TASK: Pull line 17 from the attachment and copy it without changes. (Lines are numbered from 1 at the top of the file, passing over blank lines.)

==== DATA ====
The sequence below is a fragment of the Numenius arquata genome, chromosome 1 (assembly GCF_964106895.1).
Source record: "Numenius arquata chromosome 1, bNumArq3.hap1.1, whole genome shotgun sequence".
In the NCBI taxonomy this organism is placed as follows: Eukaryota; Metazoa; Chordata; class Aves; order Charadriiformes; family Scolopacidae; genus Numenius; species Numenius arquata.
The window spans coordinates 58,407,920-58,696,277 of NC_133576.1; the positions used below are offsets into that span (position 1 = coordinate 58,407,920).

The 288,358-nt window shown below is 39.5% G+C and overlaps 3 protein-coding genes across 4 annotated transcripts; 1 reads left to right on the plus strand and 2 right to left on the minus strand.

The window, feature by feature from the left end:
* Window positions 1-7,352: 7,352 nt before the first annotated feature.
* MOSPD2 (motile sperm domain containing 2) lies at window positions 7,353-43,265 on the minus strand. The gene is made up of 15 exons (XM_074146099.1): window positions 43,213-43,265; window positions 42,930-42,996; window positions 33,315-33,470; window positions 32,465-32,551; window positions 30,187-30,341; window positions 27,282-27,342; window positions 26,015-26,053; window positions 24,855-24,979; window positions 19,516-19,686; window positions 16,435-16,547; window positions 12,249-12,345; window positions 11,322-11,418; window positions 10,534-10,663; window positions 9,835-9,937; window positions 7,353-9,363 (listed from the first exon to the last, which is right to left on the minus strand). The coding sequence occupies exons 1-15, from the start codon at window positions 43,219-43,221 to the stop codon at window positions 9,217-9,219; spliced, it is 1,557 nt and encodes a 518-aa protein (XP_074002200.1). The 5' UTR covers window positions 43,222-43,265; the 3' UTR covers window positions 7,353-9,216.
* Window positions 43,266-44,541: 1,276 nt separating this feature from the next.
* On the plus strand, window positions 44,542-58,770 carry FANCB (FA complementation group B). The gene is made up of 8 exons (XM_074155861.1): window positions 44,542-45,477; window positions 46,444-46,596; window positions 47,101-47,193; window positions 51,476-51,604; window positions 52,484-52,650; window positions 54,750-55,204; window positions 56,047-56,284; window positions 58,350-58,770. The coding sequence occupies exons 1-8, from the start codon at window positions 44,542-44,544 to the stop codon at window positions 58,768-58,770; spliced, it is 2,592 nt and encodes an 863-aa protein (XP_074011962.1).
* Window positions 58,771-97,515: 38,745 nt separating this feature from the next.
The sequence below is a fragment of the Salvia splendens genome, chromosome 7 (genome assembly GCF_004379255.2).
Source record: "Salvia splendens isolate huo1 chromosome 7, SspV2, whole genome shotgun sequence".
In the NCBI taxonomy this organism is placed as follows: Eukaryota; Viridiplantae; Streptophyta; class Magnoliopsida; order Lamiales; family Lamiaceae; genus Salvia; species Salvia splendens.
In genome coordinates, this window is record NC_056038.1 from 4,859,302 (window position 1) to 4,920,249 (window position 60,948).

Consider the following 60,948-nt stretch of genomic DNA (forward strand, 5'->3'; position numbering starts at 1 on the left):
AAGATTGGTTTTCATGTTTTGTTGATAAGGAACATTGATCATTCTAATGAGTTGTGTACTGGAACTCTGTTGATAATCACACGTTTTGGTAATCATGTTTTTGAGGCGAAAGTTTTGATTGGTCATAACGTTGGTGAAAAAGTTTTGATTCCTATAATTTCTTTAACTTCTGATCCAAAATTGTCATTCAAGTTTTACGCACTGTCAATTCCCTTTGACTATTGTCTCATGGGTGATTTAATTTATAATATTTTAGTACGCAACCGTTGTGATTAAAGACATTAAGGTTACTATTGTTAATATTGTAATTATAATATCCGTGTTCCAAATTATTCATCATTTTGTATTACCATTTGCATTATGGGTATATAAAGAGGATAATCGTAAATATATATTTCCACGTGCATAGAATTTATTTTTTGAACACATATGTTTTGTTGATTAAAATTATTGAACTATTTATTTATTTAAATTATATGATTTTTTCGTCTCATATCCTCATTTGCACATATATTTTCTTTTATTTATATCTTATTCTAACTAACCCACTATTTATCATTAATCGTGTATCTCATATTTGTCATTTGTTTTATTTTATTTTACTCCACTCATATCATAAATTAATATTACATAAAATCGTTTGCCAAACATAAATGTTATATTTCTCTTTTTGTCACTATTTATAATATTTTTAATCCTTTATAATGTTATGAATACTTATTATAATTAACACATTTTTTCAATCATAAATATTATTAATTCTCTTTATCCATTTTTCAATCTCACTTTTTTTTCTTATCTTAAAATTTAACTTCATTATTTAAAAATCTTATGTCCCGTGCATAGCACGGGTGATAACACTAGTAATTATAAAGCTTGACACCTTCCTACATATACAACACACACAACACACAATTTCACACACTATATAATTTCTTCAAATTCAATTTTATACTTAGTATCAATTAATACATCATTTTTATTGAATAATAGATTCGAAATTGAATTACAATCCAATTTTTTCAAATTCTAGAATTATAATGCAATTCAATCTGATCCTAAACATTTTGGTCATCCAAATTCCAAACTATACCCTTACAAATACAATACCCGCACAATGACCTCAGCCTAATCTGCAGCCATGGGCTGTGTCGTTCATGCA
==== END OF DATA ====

AAGATTGGTTTTCATGTTTTGTTGATAAGGAACATTGATCATTCTAATGAGTTGTGTACTGGAACTCTGTTGATAATCACACGTTTTGGTAATCATGTTTTTGAGGCGAAAGTTTTGATTGGTCATAACGTTGGTGAAAAAGTTTTGATTCCTATAATTTCTTTAACTTCTGATCCAAAATTGTCATTCAAGTTTTACGCACTGTCAATTCCCTTTGACTATTGTCTCATGGGTGATTTAATTTATAATATTTTAGTACGCAACCGTTGTGATTAAAGACATTAAGGTTACTATTGTTAATATTGTAATTATAATATCCGTGTTCCAAATTATTCATCATTTTGTATTACCATTTGCATTATGGGTATATAAAGAGGATAATCGTAAATATATATTTCCACGTGCATAGAATTTATTTTTTGAACACATATGTTTTGTTGATTAAAATTATTGAACTATTTATTTATTTAAATTATATGATTTTTTCGTCTCATATCCTCATTTGCACATATATTTTCTTTTATTTATATCTTATTCTAACTAACCCACTATTTATCATTAATCGTGTATCTCATATTTGTCATTTGTTTTATTTTATTTTACTCCACTCATATCATAAATTAATATTACATAAAATCGTTTGCCAAACATAAATGTTATATTTCTCTTTTTGTCACTATTTATAATATTTTTAATCCTTTATAATGTTATGAATACTTATTATAATTAACACATTTTTTCAATCATAAATATTATTAATTCTCTTTATCCATTTTTCAATCTCACTTTTTTTTCTTATCTTAAAATTTAACTTCATTATTTAAAAATCTTATGTCCCGTGCATAGCACGGGTGATAACACTAGTAATTATAAAGCTTGACACCTTCCTACATATACAACACACACAACACACAATTTCACACACTATATAATTTCTTCAAATTCAATTTTATACTTAGTATCAATTAATACATCATTTTTATTGAATAATAGATTCGAAATTGAATTACAATCCAATTTTTTCAAATTCTAGAATTATAATGCAATTCAATCTGATCCTAAACATTTTGGTCATCCAAATTCCAAACTATACCCTTACAAATACAATACCCGCACAATGACCTCAGCCTAATCTGCAGCCATGGGCTGTGTCGTTCATGCA